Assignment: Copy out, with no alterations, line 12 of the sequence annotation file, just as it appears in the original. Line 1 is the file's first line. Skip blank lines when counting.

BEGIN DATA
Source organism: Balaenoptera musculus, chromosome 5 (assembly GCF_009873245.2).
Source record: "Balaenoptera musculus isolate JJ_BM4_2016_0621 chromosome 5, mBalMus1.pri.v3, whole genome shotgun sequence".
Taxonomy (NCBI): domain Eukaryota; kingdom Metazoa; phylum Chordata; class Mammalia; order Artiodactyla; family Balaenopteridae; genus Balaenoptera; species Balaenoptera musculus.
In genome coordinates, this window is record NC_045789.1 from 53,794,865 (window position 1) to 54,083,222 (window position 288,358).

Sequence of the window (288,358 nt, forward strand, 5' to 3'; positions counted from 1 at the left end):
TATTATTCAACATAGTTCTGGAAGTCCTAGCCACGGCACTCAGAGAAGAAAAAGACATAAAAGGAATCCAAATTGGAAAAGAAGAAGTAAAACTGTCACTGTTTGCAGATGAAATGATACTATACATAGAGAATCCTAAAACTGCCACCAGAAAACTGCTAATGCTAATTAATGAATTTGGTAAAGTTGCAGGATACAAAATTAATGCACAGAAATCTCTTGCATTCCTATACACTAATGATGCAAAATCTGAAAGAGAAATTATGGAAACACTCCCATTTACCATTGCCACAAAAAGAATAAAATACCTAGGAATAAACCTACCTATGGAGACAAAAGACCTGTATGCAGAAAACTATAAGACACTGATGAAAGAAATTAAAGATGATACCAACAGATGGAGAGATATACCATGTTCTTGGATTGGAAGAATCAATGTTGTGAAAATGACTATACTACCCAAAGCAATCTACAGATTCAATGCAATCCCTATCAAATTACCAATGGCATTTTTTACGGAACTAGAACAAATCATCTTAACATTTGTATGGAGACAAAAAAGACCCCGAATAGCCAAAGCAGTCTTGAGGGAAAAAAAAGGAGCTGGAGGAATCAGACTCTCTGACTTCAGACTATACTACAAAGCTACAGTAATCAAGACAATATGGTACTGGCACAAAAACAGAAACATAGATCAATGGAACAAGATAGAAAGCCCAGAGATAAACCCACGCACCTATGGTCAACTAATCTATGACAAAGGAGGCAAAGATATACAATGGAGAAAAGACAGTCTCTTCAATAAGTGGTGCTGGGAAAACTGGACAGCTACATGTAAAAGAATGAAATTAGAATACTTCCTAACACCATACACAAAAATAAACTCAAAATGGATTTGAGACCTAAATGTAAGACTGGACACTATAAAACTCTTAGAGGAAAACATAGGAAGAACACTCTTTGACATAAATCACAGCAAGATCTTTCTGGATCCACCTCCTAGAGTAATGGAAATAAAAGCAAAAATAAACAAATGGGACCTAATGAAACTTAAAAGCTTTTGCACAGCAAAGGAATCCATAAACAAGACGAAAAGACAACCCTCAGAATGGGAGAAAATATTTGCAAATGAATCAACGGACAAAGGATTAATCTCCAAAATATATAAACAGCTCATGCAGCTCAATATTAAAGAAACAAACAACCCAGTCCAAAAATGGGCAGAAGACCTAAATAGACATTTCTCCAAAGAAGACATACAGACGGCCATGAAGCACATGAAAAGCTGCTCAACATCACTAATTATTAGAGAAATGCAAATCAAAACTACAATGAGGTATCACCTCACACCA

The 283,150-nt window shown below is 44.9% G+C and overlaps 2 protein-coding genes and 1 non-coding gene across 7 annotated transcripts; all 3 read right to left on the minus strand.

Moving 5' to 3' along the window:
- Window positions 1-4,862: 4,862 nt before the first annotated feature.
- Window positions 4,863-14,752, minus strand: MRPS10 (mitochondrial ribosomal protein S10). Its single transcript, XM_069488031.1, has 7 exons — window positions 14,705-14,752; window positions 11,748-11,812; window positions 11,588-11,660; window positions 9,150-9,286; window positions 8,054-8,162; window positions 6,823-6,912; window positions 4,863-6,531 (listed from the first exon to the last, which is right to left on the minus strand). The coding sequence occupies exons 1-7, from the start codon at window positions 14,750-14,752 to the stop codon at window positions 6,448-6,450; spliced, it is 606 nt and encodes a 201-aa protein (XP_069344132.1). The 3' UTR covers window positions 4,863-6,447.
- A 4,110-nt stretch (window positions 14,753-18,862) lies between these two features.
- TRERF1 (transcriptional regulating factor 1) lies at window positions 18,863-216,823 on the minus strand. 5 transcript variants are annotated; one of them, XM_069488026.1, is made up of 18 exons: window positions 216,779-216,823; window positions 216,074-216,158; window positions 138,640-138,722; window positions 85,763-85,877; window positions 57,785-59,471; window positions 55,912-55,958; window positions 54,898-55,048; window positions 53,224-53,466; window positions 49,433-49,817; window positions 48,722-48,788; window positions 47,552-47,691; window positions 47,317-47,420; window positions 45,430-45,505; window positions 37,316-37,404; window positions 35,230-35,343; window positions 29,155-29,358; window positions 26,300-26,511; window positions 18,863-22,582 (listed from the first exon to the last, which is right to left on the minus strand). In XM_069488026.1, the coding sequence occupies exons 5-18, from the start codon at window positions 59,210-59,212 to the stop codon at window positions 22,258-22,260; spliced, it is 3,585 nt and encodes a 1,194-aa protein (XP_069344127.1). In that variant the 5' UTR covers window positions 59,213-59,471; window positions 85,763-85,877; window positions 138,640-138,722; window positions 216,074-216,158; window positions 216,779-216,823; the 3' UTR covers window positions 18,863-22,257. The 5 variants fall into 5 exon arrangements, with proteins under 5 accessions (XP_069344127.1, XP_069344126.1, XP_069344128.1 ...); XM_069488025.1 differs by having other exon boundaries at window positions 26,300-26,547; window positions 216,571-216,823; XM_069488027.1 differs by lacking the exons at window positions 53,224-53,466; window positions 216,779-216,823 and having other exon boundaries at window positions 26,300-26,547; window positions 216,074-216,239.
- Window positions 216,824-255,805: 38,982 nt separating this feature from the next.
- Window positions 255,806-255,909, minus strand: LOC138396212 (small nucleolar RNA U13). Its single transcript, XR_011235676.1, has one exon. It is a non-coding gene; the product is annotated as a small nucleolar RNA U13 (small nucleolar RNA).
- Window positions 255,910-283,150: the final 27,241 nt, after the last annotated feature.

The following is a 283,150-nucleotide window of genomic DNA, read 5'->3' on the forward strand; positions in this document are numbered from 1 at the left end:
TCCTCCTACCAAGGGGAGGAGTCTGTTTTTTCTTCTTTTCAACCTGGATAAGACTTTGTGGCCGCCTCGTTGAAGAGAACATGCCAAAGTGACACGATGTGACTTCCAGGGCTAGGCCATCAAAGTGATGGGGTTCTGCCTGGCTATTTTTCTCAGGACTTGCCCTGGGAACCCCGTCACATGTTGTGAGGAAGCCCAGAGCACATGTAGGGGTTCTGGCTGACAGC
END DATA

- TRERF1 (transcriptional regulating factor 1) lies at window positions 18,863-216,823 on the minus strand. 5 transcript variants are annotated; one of them, XM_069488026.1, is made up of 18 exons: window positions 216,779-216,823; window positions 216,074-216,158; window positions 138,640-138,722; window positions 85,763-85,877; window positions 57,785-59,471; window positions 55,912-55,958; window positions 54,898-55,048; window positions 53,224-53,466; window positions 49,433-49,817; window positions 48,722-48,788; window positions 47,552-47,691; window positions 47,317-47,420; window positions 45,430-45,505; window positions 37,316-37,404; window positions 35,230-35,343; window positions 29,155-29,358; window positions 26,300-26,511; window positions 18,863-22,582 (listed from the first exon to the last, which is right to left on the minus strand). In XM_069488026.1, the coding sequence occupies exons 5-18, from the start codon at window positions 59,210-59,212 to the stop codon at window positions 22,258-22,260; spliced, it is 3,585 nt and encodes a 1,194-aa protein (XP_069344127.1). In that variant the 5' UTR covers window positions 59,213-59,471; window positions 85,763-85,877; window positions 138,640-138,722; window positions 216,074-216,158; window positions 216,779-216,823; the 3' UTR covers window positions 18,863-22,257. The 5 variants fall into 5 exon arrangements, with proteins under 5 accessions (XP_069344127.1, XP_069344126.1, XP_069344128.1 ...); XM_069488025.1 differs by having other exon boundaries at window positions 26,300-26,547; window positions 216,571-216,823; XM_069488027.1 differs by lacking the exons at window positions 53,224-53,466; window positions 216,779-216,823 and having other exon boundaries at window positions 26,300-26,547; window positions 216,074-216,239.